Understanding what a logistics footprint is, and why it should be as small as possible can make the decisive difference in competitiveness for a company. But how can a business tackle the size of its logistics footprint? And why does a good warehouse strategy play an important role in doing so? In this article, Inchainge discusses everything you need to know about the logistics footprint.Topics in this article
The logistics footprint is the size of logistical support that businesses require in order to move a product to the customer. The footprint includes all the activities that are undertaken to maintain these logistic operations. For instance, people, transportation, fuel, and equipment. But it is warehouses that play a particularly important role in a company’s logistics footprint.
Logistics, simply put, is the management of materials and their distribution. Within the supply chain, logistics is the link between the suppliers and the customers.
Therefore, the logistics footprint accounts for all the activities that are required for the finished product to be ready and delivered to the customer. This can include the warehousing of raw material, work in progress, and finished goods inventory. Furthermore, it can include the geographical location of production and storage of goods.
The logistic footprint is thereby part of the supply chain ecosystem. Therefore, reducing the logistics footprint can be crucial for increasing a company’s competitiveness.
It has been long known that optimizing a company’s logistics footprint can give them a tactical competitive advantage. Businesses need to reassess and compose an efficient logistics plan that enhances customer service, reduces risks and costs, and eliminates unnecessary steps.
Therefore, for a business to remain competitive, a warehouse strategy must be developed that is just as ambitious as those of sales and marketing departments. But how do you develop such a strategy?
Reducing or optimizing your logistics footprint by means of an ambitious warehouse strategy includes, first of all, a concrete understanding of all measurable elements within the warehouse. These are elements such as inventory movements, support equipment, personnel, facilities, and transportation.
The first step in doing so is collecting data on the supply chain context. Which products sell the fastest? Where do problems occur? How long does it take to fulfill an order? How much lead time is acceptable for the market? What is the volatility of demand? What are the risks of holding inventories? This data then provides the basis for understanding what can be improved and what is already working well.
Optimizing the warehouse strategy in order to reduce the logistics footprint, then, can take a variety of shapes.
Lastly, it is important to know that warehouses – and logistics in general – operate in a dynamic environment. What’s right for today may not be right for tomorrow. Planning needs to be adaptive in nature and openness for change is necessary.
The size of a company’s logistics footprint can have a lot of influence on its success. Particularly if warehouse strategies are not optimized, time, effort, and money could be wasted if, for example, inventory is stored inefficiently. Therefore, a good warehouse strategy is essential in reducing your logistics footprint.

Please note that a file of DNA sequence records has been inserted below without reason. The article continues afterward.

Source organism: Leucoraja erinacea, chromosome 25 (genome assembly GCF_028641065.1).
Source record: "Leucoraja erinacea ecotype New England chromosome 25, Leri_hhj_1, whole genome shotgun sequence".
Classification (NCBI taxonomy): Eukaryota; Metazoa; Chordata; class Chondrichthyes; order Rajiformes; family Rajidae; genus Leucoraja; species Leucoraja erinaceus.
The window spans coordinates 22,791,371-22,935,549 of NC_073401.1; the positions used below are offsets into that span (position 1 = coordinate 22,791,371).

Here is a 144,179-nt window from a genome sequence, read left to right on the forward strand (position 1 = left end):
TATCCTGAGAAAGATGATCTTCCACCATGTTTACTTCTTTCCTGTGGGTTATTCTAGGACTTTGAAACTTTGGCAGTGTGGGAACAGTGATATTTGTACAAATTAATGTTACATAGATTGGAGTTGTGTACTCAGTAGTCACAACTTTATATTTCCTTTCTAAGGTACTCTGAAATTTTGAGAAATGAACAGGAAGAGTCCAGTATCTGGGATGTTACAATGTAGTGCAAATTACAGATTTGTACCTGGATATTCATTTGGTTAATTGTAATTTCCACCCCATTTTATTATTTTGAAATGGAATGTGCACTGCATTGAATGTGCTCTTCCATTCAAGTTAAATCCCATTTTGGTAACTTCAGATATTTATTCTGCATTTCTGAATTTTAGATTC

Do you want to know more about the logistics footprint in the supply chain? Experience it in one of our business games. Furthermore, on our website, you can read more about related topics. Have a look at pages such as supply chain risk management, LARG, data analytics, volatility, omnichannel, and trade-offs in end-to-end supply chain management.
Now you know the basic principles of logistics footprint. You discovered that logistics footprint refers to the amount of logistical support that the company requires, which includes transportation, fuel, people, and equipment. In other words, logistics include all activities that are related to moving the products, including warehousing. Logistic footprint plays a crucial role in the competitiveness of the company. Therefore, it is important to optimize the logistic footprint by developing an appropriate plan which would be in line with the dynamic and ever-changing environment. For example, in the case of warehousing, it is essential to have a good strategy in place since warehouses operate in a dynamic environment.
A high-performing value chain needs the collaboration of team members from across the organization. Tearing down silos and creating the right cross-functional mindset, however, can be a serious challenge. So, what do you need in order to achieve success? Ideally, you’d like your team to experiment with different scenarios wherein they learn to overcome various obstacles.
When setting up a supply chain strategy, important decisions lie ahead. Do you want to run an efficient supply chain organization? Or do you want to be able to respond quickly to market changes and grow your company? Are you dealing with ever more events, that may disrupt your supply chain? Is being sustainable, or becoming circular of strategic importance to you and your business?
Volatility has always played a crucial role in supply chains, hence in supply chain management. Maybe there is a sudden surge in demand for bottled water because a hurricane is approaching – or perhaps there is a sudden drop in demand for LCD screens because of newer technologies. Inchainge believes it is important that companies make conscious choices about how to deal with volatility and make that a part of how they manage their business.
An end-to-end supply chain can have several benefits such as reducing labor and material costs. But what other benefits does an end-to-end supply chain have? And what are the trade-offs in supply chain management? Read everything you need to know about end-to-end supply chain in this article.